And so we have another deadline for Greece due today. This one is not a summit, parliamentary debate or injection of further bailout cash but instead will hopefully herald the end to the inexorable odyssey that has been the bond swap between the Greek government and the private sector.
As we have said in previous days the Greek government needs to obtain at least 66% participation for the deal to hold up but without 95% involvement then the usage of Collective Action Clauses, clauses that force non-compliant bondholders into agreement, is also probable. The activation of these clauses should be enough to trigger the payment of insurance that bondholders would have obtained via the CDS market previously. If the governing body of such matters were to decide that, even after writing down 70% of an investor’s holding and then forcing the loss upon them, a ‘credit event’ still hadn’t happened then all hell would break loose. Peripheral bond markets would fall dramatically as investors sold seemingly uninsurable bonds while CDS markets, for all assets not just bonds, would tumble. This would be a real turn up for the books and is very unlikely but does show how far down the yellow brick road we have come.
It is however, also Bank of England and European Central Bank day. Unfortunately no policy changes are expected from either body and so a day full of Greek rumours and “OMG, check out the new Ipad” is all but certain.
This Bank of England meeting 3 years ago was when the MPC decided to cut rates to 0.50% and it has remained there ever since. The increase in prospects for the UK economy has been shown through recent data publications but choppy waters remain ahead and the MPC will be taking nothing for granted. The renewed optimism has caused some to bring forward their expectations of when we will see monetary policy tighten, and rates increase in the UK. We think this is unlikely until midway through next year as the pressures from the EU remain evident for a long time yet. That being said people are starting to also price out the likelihood of further QE from the Bank of England at the May meeting. We think a lot of this will be contingent on movements in the oil markets and their effect on inflation and whether we see another shoe dropping in Europe. The minutes, published in a fortnight, will hopefully flesh this out for us.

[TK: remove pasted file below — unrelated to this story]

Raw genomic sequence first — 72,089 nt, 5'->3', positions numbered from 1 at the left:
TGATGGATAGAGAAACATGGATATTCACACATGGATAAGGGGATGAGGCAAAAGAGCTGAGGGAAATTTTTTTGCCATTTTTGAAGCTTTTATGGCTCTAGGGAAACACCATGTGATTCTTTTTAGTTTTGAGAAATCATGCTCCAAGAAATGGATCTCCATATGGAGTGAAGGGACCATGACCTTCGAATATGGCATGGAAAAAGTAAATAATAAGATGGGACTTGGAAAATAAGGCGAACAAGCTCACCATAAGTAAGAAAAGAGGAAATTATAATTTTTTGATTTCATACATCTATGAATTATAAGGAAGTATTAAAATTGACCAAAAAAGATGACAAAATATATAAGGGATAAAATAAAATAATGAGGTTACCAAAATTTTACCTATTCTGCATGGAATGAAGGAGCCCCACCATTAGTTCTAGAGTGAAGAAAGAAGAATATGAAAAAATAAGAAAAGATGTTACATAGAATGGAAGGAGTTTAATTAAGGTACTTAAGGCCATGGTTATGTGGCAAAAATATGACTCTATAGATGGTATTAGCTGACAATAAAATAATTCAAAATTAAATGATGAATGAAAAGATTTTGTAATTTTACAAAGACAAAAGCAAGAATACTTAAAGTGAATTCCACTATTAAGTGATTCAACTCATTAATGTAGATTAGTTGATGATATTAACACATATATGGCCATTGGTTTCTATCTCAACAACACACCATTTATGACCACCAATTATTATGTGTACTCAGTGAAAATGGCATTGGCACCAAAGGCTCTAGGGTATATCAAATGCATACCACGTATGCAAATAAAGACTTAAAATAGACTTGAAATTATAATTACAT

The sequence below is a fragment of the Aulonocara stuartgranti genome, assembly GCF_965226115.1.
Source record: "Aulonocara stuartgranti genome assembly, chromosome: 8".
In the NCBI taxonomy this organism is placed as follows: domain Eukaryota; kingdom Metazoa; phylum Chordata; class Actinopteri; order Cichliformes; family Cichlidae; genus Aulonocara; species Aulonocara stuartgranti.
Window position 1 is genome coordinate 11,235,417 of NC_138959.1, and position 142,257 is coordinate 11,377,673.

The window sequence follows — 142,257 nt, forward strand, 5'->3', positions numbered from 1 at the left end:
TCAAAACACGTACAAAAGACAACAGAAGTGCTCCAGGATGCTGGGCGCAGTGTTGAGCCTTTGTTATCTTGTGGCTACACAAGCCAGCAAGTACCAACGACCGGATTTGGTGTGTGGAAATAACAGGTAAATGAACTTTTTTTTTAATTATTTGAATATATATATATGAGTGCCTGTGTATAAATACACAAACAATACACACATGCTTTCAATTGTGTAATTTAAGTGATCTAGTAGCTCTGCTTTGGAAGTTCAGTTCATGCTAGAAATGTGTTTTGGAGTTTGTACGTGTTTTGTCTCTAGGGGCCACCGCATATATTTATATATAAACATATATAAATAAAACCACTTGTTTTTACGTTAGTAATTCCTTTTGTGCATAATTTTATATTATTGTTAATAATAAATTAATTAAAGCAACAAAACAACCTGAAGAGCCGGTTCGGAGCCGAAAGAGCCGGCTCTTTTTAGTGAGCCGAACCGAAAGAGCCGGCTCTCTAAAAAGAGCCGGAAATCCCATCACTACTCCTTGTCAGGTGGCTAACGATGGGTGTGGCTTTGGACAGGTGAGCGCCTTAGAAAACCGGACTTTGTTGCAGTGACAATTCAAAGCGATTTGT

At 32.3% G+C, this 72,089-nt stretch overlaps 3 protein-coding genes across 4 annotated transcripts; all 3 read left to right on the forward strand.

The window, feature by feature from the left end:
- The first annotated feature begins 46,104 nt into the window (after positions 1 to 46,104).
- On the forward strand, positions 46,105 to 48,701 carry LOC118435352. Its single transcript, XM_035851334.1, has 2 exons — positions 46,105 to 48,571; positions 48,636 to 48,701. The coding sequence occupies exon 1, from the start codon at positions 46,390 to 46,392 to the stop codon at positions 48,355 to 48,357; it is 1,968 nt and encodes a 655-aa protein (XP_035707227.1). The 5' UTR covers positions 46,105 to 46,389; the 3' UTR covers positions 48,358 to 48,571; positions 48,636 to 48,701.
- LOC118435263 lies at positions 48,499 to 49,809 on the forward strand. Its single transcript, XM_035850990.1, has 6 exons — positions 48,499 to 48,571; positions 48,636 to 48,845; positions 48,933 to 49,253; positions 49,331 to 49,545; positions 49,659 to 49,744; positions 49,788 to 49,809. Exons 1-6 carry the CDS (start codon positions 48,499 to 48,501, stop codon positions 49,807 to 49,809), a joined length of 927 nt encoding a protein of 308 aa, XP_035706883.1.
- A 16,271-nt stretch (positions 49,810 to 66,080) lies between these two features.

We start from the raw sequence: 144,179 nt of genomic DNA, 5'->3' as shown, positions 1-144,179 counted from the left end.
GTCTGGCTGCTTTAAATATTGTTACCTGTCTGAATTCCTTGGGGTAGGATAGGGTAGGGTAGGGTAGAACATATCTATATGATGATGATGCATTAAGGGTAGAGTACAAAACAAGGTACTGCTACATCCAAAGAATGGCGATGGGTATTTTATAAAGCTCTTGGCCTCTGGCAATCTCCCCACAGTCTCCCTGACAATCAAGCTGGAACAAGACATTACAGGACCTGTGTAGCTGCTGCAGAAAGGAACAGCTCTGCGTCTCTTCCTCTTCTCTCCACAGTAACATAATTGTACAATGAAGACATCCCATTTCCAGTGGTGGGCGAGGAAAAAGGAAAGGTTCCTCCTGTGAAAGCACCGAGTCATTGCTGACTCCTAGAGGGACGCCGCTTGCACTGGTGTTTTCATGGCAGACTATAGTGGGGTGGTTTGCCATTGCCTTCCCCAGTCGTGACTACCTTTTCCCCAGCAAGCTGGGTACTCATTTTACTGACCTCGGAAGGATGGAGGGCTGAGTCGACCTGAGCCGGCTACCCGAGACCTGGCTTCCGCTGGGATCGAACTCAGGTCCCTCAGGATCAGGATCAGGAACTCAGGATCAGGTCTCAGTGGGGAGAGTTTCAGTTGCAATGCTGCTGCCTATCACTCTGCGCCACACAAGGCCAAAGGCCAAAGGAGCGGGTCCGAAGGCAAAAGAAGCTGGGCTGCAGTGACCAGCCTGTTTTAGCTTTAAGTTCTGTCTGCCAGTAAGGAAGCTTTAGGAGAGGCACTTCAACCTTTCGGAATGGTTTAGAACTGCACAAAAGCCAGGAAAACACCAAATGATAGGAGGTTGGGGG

The ECB are more likely to change their policy stance today by cutting rates but we put the likelihood at less than 25%. While the news flow from Europe remains poor, as typified by the recent PMIs and yesterday’s German factory orders, inflation remains above target levels and expectations of price rises as a result of oil price increases are also moving higher. Given the anti-inflation hysteria the ECB is known for it would take a miracle for interest rates to be cut.
The most closely watched release today will probably be the US initial jobless claims number due at 13.30. Yesterday’s ADP release was strong at 216k and has increased hopes that tomorrow’s payrolls announcement will be good. Jobless claims are expected to remain at recent lows and suggest that the jobs market in the US is strengthening on a week by week basis.
For all the analysis you need on the Bank of England and European Central Bank meetings tune in to today’s webinar at 2pm.
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